Parental Guide to the Latest CDC COVID-19 Regulations

The new COVID-19 guidelines, not specifically focused on school settings, are the most lax to date.

In a veritable milestone in the progress towards recovery from the COVID-19 pandemic, the Center for Disease Control (CDC) released a bombshell update to the current guidelines surrounding the preventative precautions for the virus. According to the latest guidelines, children who come into direct contact with the coronavirus this school season with no longer be required to take a leave and quarantine at home.

The new COVID-19 guidelines, not specifically focused on school settings, are the most lax to date. Formerly, the CDC continued to attract controversy due to its harsh precautionary recommendations for young students, including a so-called ‘test to stay’ policy that required schoolchildren to get regular COVID tests in order to continue personal participation in the classroom. In fact, as recently as late-June this year, the CDC made a general recommendation of at least 5 days of quarantine at home after exposure to the virus (starting from day 0); the policy applied to kids and adults alike.

The latest policy change did not come completely unexpected, however. Many suspected the pandemic-control measures will be loosened, given that 95 % of the population is already inoculated against the virus in one form or another, according to Dr. Greta Massetti of the CDC. However, COVID-19 fatalities this summer were alarmingly higher than previous year amidst rising concerns over deadlier variants. Nonetheless, the suspected relaxation in regulations was confirmed by the CNN when it obtained an early draft of the changes in early August.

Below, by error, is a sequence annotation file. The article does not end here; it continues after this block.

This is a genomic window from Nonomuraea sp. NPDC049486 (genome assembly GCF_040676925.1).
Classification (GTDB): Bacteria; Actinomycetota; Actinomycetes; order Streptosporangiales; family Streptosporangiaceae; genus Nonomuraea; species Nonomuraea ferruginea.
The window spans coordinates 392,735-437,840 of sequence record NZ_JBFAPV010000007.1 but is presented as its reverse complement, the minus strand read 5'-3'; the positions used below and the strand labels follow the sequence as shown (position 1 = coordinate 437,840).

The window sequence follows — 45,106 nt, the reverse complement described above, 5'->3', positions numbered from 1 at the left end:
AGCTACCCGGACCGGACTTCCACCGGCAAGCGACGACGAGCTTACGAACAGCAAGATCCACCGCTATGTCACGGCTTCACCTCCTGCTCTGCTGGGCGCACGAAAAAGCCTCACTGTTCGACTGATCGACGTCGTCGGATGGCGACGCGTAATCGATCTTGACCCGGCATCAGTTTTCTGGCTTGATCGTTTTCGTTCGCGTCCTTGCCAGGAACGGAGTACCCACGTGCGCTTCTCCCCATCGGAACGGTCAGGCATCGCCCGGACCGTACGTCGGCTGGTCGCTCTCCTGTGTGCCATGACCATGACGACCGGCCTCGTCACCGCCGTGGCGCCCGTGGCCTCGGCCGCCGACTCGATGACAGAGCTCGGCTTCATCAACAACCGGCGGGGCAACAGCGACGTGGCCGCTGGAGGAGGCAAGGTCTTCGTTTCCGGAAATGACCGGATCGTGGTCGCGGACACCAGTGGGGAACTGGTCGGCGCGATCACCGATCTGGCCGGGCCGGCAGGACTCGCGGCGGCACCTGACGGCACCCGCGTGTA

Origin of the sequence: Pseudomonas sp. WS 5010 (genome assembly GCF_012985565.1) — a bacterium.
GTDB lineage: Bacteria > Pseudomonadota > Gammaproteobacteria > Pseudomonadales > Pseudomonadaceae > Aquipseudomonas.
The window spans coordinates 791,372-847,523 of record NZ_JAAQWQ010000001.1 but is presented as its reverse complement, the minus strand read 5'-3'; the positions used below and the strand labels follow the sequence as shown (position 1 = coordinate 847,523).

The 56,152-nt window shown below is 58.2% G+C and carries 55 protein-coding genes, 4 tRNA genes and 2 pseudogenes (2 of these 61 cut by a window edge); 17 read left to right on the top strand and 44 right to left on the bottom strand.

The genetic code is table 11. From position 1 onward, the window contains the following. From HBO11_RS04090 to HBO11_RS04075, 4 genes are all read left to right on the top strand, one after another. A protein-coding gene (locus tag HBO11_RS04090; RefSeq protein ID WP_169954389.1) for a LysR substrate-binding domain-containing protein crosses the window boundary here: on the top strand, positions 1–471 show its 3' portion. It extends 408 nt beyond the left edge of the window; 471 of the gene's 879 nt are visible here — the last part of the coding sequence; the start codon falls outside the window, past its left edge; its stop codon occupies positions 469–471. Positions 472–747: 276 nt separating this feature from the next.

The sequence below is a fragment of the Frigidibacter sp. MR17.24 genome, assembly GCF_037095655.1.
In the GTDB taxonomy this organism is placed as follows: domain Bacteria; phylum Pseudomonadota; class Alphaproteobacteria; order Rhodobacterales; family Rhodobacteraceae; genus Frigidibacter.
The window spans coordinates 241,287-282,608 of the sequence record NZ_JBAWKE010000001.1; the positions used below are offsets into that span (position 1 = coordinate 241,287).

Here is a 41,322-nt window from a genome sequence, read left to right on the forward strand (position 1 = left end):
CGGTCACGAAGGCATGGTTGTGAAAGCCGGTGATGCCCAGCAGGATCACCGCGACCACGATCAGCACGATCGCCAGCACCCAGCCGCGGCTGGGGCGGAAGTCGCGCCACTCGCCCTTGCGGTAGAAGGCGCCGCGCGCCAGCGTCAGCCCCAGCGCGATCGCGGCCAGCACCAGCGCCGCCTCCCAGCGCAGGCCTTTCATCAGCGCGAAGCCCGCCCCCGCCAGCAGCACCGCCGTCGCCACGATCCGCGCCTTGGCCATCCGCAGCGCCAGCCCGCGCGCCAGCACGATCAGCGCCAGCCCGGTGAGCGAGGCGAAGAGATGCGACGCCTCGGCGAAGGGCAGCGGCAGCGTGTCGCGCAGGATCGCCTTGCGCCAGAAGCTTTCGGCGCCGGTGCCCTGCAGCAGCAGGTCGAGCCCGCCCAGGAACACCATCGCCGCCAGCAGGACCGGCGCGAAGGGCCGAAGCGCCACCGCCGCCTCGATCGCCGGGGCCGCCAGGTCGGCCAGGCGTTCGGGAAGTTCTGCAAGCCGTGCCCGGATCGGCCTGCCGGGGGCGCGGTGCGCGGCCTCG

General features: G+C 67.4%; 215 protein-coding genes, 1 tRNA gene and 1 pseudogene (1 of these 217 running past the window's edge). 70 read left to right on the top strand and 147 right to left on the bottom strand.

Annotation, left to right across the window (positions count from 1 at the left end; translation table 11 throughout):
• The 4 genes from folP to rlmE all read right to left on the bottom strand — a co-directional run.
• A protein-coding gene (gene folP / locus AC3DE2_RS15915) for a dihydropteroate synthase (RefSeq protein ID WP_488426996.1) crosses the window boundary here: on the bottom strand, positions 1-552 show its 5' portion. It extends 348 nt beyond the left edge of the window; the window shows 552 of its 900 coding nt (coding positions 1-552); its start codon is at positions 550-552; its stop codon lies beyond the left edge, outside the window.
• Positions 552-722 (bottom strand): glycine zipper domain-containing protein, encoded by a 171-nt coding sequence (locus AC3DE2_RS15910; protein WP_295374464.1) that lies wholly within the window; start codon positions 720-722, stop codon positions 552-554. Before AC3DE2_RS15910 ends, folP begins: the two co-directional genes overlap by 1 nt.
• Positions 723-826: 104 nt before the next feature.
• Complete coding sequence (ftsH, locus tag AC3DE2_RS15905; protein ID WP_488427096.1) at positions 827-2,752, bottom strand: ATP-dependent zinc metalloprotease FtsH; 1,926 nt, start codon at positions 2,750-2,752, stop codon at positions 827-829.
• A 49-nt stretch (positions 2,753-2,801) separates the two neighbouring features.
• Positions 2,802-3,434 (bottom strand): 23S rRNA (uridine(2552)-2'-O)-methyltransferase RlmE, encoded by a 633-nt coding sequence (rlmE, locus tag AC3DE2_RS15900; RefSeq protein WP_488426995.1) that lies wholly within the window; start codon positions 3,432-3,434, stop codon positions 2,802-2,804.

The new guidelines released Thursday completely remove the recommendation to quarantine under normal circumstances, including for vulnerable groups. It instead emphasises selective testing, mask-wearing, and other measures that previously went largely unnoticed, including ensuring better ventilation in high-risk in-door settings. Regular masks are still recommended at all times in school classrooms in around 40 % of the counties in the U.S., where rates of transmission are higher.

Students who catch the virus, or come into contact with someone who tested positive, are no longer required to quarantine at home. Instead, they would be recommended to join classes while wearing clean, ‘well-fitting’ masks for 10 days and maintaining an appropriate distance. The CDC fully recognises the toll of distant-education on young students, including learning problems and mental health issues. The new guidelines seek to deal with the continuing spread ‘safely with acceptable levels of risk’, according to Dr. Richard Besser of the Robert Wood Johnson Foundation.

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